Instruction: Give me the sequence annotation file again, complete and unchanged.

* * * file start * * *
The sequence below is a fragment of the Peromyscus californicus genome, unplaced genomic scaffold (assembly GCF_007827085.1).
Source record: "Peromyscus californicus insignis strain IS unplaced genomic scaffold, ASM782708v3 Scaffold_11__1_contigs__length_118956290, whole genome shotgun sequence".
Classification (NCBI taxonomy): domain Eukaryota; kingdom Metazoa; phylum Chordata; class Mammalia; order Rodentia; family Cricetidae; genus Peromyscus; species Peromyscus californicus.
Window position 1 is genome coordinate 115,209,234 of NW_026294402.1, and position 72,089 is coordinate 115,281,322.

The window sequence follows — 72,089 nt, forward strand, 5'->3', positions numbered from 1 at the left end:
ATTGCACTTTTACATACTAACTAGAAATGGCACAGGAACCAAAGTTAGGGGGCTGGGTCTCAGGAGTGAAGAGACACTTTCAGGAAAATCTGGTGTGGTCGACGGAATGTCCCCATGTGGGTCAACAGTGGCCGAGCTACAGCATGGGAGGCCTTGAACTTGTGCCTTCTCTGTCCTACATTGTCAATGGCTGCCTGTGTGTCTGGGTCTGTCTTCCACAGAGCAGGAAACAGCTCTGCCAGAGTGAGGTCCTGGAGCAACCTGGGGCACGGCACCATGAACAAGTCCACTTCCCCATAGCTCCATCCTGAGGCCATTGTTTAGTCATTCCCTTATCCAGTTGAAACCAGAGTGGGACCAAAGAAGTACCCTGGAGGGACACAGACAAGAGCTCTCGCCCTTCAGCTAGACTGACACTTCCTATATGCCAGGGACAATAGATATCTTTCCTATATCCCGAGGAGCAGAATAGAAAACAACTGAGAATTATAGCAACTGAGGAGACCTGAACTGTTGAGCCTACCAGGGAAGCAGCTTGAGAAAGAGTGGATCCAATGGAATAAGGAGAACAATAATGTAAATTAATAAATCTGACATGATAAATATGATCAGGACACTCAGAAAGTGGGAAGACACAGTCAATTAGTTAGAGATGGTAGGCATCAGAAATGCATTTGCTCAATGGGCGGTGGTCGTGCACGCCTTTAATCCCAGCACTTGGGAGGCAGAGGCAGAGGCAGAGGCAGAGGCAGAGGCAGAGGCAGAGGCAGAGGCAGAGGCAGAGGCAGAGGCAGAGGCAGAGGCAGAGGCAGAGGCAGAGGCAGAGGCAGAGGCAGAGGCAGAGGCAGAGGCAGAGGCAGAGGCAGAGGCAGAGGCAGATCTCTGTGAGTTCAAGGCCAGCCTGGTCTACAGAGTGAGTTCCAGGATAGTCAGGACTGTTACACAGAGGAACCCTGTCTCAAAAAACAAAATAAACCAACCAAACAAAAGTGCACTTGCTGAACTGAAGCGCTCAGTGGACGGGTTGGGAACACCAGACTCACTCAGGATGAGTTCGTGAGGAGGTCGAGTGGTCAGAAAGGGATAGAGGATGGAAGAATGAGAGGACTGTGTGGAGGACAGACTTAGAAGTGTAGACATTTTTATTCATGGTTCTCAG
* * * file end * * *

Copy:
The sequence below is a fragment of the Peromyscus californicus genome, unplaced genomic scaffold (assembly GCF_007827085.1).
Source record: "Peromyscus californicus insignis strain IS unplaced genomic scaffold, ASM782708v3 Scaffold_11__1_contigs__length_118956290, whole genome shotgun sequence".
Classification (NCBI taxonomy): domain Eukaryota; kingdom Metazoa; phylum Chordata; class Mammalia; order Rodentia; family Cricetidae; genus Peromyscus; species Peromyscus californicus.
Window position 1 is genome coordinate 115,209,234 of NW_026294402.1, and position 72,089 is coordinate 115,281,322.

The window sequence follows — 72,089 nt, forward strand, 5'->3', positions numbered from 1 at the left end:
ATTGCACTTTTACATACTAACTAGAAATGGCACAGGAACCAAAGTTAGGGGGCTGGGTCTCAGGAGTGAAGAGACACTTTCAGGAAAATCTGGTGTGGTCGACGGAATGTCCCCATGTGGGTCAACAGTGGCCGAGCTACAGCATGGGAGGCCTTGAACTTGTGCCTTCTCTGTCCTACATTGTCAATGGCTGCCTGTGTGTCTGGGTCTGTCTTCCACAGAGCAGGAAACAGCTCTGCCAGAGTGAGGTCCTGGAGCAACCTGGGGCACGGCACCATGAACAAGTCCACTTCCCCATAGCTCCATCCTGAGGCCATTGTTTAGTCATTCCCTTATCCAGTTGAAACCAGAGTGGGACCAAAGAAGTACCCTGGAGGGACACAGACAAGAGCTCTCGCCCTTCAGCTAGACTGACACTTCCTATATGCCAGGGACAATAGATATCTTTCCTATATCCCGAGGAGCAGAATAGAAAACAACTGAGAATTATAGCAACTGAGGAGACCTGAACTGTTGAGCCTACCAGGGAAGCAGCTTGAGAAAGAGTGGATCCAATGGAATAAGGAGAACAATAATGTAAATTAATAAATCTGACATGATAAATATGATCAGGACACTCAGAAAGTGGGAAGACACAGTCAATTAGTTAGAGATGGTAGGCATCAGAAATGCATTTGCTCAATGGGCGGTGGTCGTGCACGCCTTTAATCCCAGCACTTGGGAGGCAGAGGCAGAGGCAGAGGCAGAGGCAGAGGCAGAGGCAGAGGCAGAGGCAGAGGCAGAGGCAGAGGCAGAGGCAGAGGCAGAGGCAGAGGCAGAGGCAGAGGCAGAGGCAGAGGCAGAGGCAGAGGCAGAGGCAGAGGCAGAGGCAGAGGCAGATCTCTGTGAGTTCAAGGCCAGCCTGGTCTACAGAGTGAGTTCCAGGATAGTCAGGACTGTTACACAGAGGAACCCTGTCTCAAAAAACAAAATAAACCAACCAAACAAAAGTGCACTTGCTGAACTGAAGCGCTCAGTGGACGGGTTGGGAACACCAGACTCACTCAGGATGAGTTCGTGAGGAGGTCGAGTGGTCAGAAAGGGATAGAGGATGGAAGAATGAGAGGACTGTGTGGAGGACAGACTTAGAAGTGTAGACATTTTTATTCATGGTTCTCAG